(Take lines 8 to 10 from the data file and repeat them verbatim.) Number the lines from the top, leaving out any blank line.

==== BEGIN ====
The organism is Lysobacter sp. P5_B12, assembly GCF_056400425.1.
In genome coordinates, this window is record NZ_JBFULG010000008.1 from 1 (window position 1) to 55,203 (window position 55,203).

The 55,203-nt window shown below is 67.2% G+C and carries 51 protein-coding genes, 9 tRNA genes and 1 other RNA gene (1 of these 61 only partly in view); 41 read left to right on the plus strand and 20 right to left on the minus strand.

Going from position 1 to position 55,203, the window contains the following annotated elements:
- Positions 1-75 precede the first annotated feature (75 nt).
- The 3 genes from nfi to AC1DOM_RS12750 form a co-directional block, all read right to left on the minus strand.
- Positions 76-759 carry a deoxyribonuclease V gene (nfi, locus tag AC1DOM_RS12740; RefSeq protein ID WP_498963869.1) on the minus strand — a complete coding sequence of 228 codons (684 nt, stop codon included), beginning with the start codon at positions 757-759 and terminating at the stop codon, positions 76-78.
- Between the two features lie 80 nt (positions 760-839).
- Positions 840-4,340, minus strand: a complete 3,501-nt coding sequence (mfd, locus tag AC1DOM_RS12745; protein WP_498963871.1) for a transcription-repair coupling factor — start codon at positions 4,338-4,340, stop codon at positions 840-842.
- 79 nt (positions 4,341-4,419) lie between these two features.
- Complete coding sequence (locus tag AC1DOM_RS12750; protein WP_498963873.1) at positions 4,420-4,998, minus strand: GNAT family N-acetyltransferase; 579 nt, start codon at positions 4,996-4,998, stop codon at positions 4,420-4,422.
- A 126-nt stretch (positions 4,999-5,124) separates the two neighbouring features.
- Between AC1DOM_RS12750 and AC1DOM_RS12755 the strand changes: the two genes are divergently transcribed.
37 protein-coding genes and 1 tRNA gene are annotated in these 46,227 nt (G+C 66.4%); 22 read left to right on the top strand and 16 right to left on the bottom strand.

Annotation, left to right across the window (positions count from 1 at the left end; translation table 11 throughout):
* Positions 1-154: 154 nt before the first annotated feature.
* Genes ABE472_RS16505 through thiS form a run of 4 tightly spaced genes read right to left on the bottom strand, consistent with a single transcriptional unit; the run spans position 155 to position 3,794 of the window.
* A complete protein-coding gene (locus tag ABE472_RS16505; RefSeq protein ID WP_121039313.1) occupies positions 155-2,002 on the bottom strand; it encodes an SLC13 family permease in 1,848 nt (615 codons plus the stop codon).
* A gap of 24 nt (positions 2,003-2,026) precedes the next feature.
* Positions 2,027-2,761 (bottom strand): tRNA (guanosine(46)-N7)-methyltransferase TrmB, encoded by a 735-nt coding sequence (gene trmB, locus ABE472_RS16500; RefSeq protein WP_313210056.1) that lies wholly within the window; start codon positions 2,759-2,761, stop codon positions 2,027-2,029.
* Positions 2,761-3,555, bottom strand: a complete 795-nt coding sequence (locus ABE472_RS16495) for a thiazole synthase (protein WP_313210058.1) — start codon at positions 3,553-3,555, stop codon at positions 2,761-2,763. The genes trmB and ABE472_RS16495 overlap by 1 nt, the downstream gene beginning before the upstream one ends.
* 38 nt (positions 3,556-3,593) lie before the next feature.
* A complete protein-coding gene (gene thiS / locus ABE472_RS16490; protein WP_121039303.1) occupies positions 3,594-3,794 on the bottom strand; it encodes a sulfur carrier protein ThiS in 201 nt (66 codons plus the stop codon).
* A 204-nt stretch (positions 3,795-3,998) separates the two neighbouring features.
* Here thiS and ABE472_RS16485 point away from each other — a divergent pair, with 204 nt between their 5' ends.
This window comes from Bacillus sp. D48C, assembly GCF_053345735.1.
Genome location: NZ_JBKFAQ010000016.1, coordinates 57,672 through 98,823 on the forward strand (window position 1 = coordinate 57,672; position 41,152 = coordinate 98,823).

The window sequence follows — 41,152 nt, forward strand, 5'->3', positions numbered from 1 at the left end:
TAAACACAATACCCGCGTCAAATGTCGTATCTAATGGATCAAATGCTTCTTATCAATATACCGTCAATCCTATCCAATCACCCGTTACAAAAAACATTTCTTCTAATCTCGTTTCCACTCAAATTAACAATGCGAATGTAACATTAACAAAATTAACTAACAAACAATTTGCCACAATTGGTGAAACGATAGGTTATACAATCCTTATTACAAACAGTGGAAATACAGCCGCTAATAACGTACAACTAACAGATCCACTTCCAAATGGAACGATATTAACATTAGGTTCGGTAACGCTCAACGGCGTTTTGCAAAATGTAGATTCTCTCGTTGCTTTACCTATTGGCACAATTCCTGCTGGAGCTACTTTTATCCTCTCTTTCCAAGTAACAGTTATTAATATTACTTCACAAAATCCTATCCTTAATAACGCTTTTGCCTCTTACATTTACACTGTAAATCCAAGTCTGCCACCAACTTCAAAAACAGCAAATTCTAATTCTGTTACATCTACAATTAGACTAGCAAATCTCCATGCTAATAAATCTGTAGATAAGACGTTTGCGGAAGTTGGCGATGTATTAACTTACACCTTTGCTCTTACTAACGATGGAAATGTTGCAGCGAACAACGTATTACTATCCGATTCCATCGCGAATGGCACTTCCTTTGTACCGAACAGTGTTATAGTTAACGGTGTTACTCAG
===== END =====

- Between the two features lie 80 nt (positions 760-839).
- Positions 840-4,340, minus strand: a complete 3,501-nt coding sequence (mfd, locus tag AC1DOM_RS12745; protein WP_498963871.1) for a transcription-repair coupling factor — start codon at positions 4,338-4,340, stop codon at positions 840-842.
- 79 nt (positions 4,341-4,419) lie between these two features.